Pet psychologists can be useful in developing effective techniques for treating cat behavior problems.
They are experts on animal behavior, especially as it applies to an animal in captivity.
This includes not only understanding cat behavior, but also behavior patterns between cats, and between cats and humans (the human animal bond).
By and large, and first and foremost, they are animal behavior specialists. They may or may not be a veterinarian who specializes in animal behavior problems. They often have gone through a program of study at an animal behavior college or university.
In the alternative, they may be a human psychologist who has a special interest in, and experience with, the study of animal behavior. Or, they may be any combination of these, such as an animal behaviorist with a degree in psychology.
In any case, they may have additional skills such as animal training experience. Animal trainers gain in-depth knowledge of animal behavior from an up close and very practical view point.
When the specialty is kitties, we would often refer to this job as cat behaviorist.
Most behavior problems in cats can be corrected by following a few simple rules. With a little work and a little understanding, you and your cat can agree on what is acceptable behavior.
For those times when a behavior problem is extreme or excessive, an expert may be needed to sort things out and get you and your cat on the right track.
Note: Some cat behaviors (such as litter box problems) can be caused or magnified by a medical condition. Please consult with your veterinarian when assessing the source of your cat's behavior problem in order to rule out a disease or disorder.
You need a cat behaviorist for your cat for the same reasons you might need a human psychologist: to assist you in understanding and overcoming a behavior pattern that you want to change, but haven't been able to. Only in this case, the undesired behavior pattern is in your kitty (Obviously).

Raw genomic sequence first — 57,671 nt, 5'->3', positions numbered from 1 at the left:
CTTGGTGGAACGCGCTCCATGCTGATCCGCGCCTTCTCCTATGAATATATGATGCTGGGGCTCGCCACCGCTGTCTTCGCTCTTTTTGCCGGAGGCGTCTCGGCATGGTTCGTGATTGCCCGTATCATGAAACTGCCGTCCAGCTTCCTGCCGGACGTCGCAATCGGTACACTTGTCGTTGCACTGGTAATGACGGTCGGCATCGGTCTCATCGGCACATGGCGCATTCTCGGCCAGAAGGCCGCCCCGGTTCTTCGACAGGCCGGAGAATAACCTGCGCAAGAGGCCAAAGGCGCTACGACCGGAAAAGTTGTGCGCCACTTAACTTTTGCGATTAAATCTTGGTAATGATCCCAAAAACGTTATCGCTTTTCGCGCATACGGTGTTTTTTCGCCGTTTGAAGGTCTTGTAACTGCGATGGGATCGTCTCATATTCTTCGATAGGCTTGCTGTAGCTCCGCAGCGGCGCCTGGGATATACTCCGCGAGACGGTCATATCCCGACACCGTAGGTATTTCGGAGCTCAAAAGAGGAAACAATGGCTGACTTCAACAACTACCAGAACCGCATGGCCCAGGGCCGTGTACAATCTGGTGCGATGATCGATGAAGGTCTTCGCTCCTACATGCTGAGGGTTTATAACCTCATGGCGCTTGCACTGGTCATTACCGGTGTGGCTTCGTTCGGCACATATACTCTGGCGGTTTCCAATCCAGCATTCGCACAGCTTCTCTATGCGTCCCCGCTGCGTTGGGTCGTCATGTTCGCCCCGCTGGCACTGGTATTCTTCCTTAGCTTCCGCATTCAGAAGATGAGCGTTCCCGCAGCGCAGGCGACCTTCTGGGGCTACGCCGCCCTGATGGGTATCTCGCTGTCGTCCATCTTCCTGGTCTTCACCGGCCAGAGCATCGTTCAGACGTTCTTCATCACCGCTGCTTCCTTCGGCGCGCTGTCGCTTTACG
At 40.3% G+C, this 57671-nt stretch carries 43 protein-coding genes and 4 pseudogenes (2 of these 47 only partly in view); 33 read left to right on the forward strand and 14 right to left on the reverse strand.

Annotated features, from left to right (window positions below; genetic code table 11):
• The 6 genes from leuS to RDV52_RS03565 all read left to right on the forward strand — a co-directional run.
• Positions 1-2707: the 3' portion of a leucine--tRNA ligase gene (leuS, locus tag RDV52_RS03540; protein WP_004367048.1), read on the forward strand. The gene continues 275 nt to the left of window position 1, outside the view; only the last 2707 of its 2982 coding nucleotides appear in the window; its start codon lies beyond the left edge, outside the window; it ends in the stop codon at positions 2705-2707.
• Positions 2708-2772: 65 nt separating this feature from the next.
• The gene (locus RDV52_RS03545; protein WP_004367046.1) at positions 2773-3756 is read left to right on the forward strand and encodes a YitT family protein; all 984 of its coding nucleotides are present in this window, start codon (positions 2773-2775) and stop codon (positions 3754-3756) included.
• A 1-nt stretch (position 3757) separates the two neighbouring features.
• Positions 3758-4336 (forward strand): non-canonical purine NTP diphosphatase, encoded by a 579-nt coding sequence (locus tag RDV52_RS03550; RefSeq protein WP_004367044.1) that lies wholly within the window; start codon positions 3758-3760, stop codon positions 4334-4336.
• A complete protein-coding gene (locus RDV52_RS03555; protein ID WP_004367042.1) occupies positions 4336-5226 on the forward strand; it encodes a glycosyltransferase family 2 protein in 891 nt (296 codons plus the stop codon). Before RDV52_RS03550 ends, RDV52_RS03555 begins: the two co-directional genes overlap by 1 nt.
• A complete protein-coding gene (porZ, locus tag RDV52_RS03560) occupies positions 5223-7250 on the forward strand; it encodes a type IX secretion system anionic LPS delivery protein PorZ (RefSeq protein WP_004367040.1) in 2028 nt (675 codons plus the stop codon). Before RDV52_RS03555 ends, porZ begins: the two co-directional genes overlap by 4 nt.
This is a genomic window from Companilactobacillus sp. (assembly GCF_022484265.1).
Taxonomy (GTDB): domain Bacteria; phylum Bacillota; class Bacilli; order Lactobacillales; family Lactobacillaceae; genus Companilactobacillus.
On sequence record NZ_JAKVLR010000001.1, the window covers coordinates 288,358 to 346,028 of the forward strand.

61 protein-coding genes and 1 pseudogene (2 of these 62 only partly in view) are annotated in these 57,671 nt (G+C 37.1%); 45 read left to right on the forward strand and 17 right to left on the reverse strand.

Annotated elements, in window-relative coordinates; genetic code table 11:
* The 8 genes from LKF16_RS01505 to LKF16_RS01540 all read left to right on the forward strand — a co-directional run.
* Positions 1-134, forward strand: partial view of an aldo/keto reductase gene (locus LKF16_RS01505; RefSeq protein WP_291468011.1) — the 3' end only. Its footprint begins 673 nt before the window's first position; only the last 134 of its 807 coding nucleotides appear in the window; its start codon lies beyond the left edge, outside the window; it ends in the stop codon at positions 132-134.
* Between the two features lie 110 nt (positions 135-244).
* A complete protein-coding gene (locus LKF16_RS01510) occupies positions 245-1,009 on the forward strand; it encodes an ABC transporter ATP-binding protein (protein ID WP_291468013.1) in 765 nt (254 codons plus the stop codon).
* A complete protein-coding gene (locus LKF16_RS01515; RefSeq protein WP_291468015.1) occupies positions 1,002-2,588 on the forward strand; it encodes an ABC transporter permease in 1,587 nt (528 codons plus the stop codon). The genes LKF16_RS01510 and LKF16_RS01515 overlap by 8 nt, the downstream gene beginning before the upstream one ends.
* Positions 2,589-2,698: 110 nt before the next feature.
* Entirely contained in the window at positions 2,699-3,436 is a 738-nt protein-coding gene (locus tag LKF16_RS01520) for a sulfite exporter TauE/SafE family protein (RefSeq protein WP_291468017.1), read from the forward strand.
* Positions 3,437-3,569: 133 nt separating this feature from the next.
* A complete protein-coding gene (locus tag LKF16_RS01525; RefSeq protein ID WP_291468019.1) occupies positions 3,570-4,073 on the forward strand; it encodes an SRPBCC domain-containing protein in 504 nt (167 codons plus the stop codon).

Or is it?
Pet psychologists are like insurance policies: you hope you never have to use one. For some of us, seeking help for a behavioral problem in ourselves is admitting weakness, or worse, failure. The last thing we want, when we are troubled by a bad behavior pattern in our cat, is to admit defeat.
As cat owners and care givers, many of us view ourselves as our pet's parent, and in many ways, we are. We are surrogate parents to our feline children, who never really quite grow up to be fully independent. As such, we see our cats as something of an extension of ourselves.
We also feel an enormous sense of responsibility to ensure the health and welfare of our cats. So it is easy to see why we take some responsibility, perhaps subconsciously, for our cat's behavior.
For these reasons, it is sometimes difficult for us to correct a cat behavior problem on our own. We are simply too close to the problem. In many cases, we have actually become a part of the problem.
On some level, we seem to know that we are caught in this dance of bad behavior that we can't control. This leads to anxiety for you and your cat, as well as more bad behavior.
They act as an impartial third party, and give us perspective on the situation. They can also help us to understand our cat's motivations for their behavior, and prescribe techniques for behavior modification. These techniques will leverage your cat's natural tendencies and needs, to provide the ideal solution.
Since they understand both human and cat behavior, pet psychologists can help us to separate ourselves from the problem.
It is estimated that more than 30 percent of households in the United States have cats, and many of those are multi-cat homes. As more and more people treat their pets as true family members, these relationships become more complex. As a result, we need a reliable and fair way to deal with behavioral issues and personality conflicts between housemates, be they human, animal, or both.
Pet psychologists fill that need by being in a unique position. They understand and can evaluate the motivations behind both human and animal behavior, paving the way for compromise. They open up solution possibilities that we might not have come up with on our own, with the end result being a happier home.
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